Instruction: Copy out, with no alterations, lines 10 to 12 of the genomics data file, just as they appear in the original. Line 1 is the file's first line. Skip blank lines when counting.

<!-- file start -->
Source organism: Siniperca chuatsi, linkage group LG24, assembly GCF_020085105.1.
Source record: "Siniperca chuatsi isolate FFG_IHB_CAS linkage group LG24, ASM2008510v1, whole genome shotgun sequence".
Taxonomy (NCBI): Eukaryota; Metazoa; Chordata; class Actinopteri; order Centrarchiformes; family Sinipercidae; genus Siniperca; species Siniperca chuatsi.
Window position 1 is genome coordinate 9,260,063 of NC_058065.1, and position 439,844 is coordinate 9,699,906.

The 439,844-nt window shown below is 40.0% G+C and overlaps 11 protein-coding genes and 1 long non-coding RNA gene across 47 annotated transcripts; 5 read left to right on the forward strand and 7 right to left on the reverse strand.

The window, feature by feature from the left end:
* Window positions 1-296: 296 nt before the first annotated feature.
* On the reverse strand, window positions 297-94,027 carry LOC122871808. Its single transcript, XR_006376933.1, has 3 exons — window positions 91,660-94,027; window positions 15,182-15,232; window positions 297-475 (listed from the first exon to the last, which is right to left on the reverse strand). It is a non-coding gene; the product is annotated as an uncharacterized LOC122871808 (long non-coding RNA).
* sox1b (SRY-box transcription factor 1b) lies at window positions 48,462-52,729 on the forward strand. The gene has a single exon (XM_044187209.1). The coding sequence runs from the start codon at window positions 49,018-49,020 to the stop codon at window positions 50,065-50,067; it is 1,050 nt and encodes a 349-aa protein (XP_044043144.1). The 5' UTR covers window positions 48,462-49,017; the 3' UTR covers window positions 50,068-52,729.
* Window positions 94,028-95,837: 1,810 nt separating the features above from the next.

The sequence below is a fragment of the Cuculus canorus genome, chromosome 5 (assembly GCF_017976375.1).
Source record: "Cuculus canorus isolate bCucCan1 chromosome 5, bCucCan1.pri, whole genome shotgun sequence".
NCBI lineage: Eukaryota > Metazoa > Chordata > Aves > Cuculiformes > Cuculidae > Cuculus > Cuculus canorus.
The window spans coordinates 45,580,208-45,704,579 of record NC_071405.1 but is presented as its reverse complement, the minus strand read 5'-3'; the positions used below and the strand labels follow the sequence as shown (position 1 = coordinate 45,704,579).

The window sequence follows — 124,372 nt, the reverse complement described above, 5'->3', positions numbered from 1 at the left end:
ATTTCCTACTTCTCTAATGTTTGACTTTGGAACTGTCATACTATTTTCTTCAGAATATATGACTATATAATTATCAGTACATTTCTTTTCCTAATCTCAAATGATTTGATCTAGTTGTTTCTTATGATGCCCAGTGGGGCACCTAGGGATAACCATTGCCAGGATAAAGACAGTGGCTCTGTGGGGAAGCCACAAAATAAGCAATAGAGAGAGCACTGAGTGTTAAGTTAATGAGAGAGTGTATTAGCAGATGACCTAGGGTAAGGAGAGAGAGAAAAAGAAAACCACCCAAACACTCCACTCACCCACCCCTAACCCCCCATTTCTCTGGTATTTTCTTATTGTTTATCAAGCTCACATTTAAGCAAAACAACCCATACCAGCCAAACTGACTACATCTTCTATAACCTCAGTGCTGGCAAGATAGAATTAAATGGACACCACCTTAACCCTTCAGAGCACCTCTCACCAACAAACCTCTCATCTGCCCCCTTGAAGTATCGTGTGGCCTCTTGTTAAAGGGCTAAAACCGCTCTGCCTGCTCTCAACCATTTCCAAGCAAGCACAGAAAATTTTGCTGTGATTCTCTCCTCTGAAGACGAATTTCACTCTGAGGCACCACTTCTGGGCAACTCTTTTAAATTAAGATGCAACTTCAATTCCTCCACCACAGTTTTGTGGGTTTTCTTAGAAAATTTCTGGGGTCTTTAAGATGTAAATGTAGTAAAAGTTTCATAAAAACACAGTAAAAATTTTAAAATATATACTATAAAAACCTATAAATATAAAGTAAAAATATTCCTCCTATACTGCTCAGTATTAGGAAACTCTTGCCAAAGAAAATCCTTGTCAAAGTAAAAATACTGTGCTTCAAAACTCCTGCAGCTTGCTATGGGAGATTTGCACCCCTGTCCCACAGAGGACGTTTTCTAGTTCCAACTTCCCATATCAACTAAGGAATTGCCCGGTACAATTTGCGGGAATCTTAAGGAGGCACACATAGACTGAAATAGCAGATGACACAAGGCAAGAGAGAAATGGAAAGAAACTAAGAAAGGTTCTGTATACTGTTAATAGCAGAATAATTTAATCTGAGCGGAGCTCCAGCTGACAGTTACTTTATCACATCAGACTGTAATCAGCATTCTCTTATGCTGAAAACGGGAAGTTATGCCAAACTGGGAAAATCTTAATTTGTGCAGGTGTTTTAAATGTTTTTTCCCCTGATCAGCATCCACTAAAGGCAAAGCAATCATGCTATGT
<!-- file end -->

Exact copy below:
* Window positions 94,028-95,837: 1,810 nt separating the features above from the next.

The sequence below is a fragment of the Cuculus canorus genome, chromosome 5 (assembly GCF_017976375.1).
Source record: "Cuculus canorus isolate bCucCan1 chromosome 5, bCucCan1.pri, whole genome shotgun sequence".